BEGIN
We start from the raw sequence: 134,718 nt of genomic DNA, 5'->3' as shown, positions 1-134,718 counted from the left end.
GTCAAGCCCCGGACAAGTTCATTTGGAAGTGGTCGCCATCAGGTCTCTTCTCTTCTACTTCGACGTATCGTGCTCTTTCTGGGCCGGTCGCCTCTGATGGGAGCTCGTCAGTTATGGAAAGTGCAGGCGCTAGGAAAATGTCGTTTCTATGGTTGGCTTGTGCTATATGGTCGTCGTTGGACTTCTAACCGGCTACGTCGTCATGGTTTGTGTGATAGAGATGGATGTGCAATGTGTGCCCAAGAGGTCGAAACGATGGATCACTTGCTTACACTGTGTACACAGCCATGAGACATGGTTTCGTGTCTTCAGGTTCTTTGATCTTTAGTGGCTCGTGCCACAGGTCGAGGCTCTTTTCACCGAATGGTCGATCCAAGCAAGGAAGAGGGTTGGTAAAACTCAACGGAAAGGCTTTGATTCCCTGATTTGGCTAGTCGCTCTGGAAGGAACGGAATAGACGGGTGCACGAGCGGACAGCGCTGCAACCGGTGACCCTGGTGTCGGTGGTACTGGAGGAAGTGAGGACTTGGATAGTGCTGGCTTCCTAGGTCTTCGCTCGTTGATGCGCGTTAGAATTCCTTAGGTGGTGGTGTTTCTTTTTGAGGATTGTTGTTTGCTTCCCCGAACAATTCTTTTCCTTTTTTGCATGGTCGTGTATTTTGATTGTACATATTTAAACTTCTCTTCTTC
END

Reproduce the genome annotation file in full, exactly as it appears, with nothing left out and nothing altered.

We start from the raw sequence: 134,718 nt of genomic DNA, 5'->3' as shown, positions 1-134,718 counted from the left end.
GTCAAGCCCCGGACAAGTTCATTTGGAAGTGGTCGCCATCAGGTCTCTTCTCTTCTACTTCGACGTATCGTGCTCTTTCTGGGCCGGTCGCCTCTGATGGGAGCTCGTCAGTTATGGAAAGTGCAGGCGCTAGGAAAATGTCGTTTCTATGGTTGGCTTGTGCTATATGGTCGTCGTTGGACTTCTAACCGGCTACGTCGTCATGGTTTGTGTGATAGAGATGGATGTGCAATGTGTGCCCAAGAGGTCGAAACGATGGATCACTTGCTTACACTGTGTACACAGCCATGAGACATGGTTTCGTGTCTTCAGGTTCTTTGATCTTTAGTGGCTCGTGCCACAGGTCGAGGCTCTTTTCACCGAATGGTCGATCCAAGCAAGGAAGAGGGTTGGTAAAACTCAACGGAAAGGCTTTGATTCCCTGATTTGGCTAGTCGCTCTGGAAGGAACGGAATAGACGGGTGCACGAGCGGACAGCGCTGCAACCGGTGACCCTGGTGTCGGTGGTACTGGAGGAAGTGAGGACTTGGATAGTGCTGGCTTCCTAGGTCTTCGCTCGTTGATGCGCGTTAGAATTCCTTAGGTGGTGGTGTTTCTTTTTGAGGATTGTTGTTTGCTTCCCCGAACAATTCTTTTCCTTTTTTGCATGGTCGTGTATTTTGATTGTACATATTTAAACTTCTCTTCTTC